Jason Tham, crypto investor and incubator director, and Sandra Bradley, Hyper Innovation Director, in front, hope to make the co-working space at 100state Ground Zero for the local cryptocurrency and blockchain community. Also pictured are UW-Madison students Sean Rice, left, and Eli Krenzke, who work on multiple projects in our blockchain incubator space. Read more in this Cap Times
Sandra founded some of the ideas for Hyper Innovation, the company she now leads, on the university programs as well as on decades of experience in academic and professional learning environments. She strongly believes in the value of collaboration and experiential learning while delivering real value to accelerate and enhance learning outcomes.
We are working to bring UW-Madison, the Wisconsin AV Proving grounds and industry partners to run real-world experiments with autonomous vehicles in the Hyper Innovations Future of Transportation Lab. The AV Proving Grounds includes part of Observatory Drive which could be one of the first places to begin testing.
Navya came to campus recently to demo one of their vehicles. Read more about some of the things that are happening in Wisconsin that you could be part of and stay tuned for details on how to get involved.
Catherine Finedore (right), a senior in Biomedical Engineering, does a great job presenting her work during an industry workshop on integrating interactive LED technology into dress she designed. She was also featured in this article for receiving a scholarship for her work in biomedical engineering.
We had students and faculty from business, engineering, computer science, and law attend our Corporate Executive Industry Event in November. Sid Ramesh, an industrial engineering junior, presented on the projects and work he is doing in enterprise blockchain. Jignesh Patel, computer science faculty and entrepreneur, presented on his work in AI. See this short video for highlights of Patel’s presentation:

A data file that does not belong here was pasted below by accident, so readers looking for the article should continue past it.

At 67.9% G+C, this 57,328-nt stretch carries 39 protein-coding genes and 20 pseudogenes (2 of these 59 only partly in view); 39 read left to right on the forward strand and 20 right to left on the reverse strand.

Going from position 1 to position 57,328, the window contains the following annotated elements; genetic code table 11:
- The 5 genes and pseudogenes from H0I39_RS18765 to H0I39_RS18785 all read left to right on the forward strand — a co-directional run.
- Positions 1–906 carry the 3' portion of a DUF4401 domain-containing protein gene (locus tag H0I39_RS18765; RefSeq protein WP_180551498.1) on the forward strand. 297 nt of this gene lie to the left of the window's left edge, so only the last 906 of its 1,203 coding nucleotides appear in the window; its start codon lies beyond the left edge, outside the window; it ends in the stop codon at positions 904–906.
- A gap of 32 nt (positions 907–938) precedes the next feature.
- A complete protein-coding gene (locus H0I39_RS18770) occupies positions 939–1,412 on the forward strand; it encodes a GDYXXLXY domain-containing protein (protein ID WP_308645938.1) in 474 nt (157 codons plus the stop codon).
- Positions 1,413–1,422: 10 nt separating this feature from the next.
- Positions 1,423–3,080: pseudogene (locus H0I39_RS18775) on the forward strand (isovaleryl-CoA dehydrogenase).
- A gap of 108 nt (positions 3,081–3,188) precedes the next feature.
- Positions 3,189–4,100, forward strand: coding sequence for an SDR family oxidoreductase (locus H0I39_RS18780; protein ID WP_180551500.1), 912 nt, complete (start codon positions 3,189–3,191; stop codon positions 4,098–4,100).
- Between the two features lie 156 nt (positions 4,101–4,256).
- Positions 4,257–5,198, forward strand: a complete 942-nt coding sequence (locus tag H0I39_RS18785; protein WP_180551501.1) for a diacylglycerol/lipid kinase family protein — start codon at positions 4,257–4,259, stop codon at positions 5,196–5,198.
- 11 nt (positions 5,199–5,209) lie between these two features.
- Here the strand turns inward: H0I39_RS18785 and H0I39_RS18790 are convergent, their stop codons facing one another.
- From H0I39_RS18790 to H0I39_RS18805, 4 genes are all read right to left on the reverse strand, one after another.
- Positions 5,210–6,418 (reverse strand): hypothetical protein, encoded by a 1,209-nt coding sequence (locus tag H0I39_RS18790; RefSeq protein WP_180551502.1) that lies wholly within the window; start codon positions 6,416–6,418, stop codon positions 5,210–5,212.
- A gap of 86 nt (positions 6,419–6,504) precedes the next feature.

And this is a short video of an overview of the event overall:
Rita Roloff, Comp Sci Junior, tests out the “Glass Walk,” a path of actual broken glass. Like firewalking, this exercise during an industry workshop was designed to empower breakthrough creativity and enhance team bonding.
Two of our interns, biomedical engineering student Catherine Finedore, and computer science student, Rita Roloff, co-developed an experiential program for taking a group of middle school girls from ideation to product development. They also mentored the girls and provided strong role models of successful women in STEM fields.
Besides being fun, one of the participants commented that she had never thought of science as a field of interest for her until she had gone through the 6-week bootcamp.
We had a professional graphic facilitator from a San Francisco, CA-based consulting firm teach students graphic recording skills to capture information and story tell in a more effective and visual way. Mary Finedore, graduate student in neurobiology, and Tayler Nowak, an MBA student, practice the techniques before facilitating an industry session.
Biomedical engineering undergraduate students Connor Sheedy, Kevin Knapp, and Lexi Cheng met with the CEO of Lohman Technologies, makers of AfibAlert, regularly to get feedback while accelerating product development for the medical device startup.
Will Blanchard (center), a Washington University Computer Science student, is pictured with Sandra Bradley, Hyper Innovation Director, and Tom Yen, UW Biomedical Engineering Faculty. Will is the winner of our Summer Mini-Challenge. Will’s idea for a Smart Breaker Box Solution had all of the elements of customer value, competitive differentiation, feasibility, and compelling innovation for advancing home connectivity.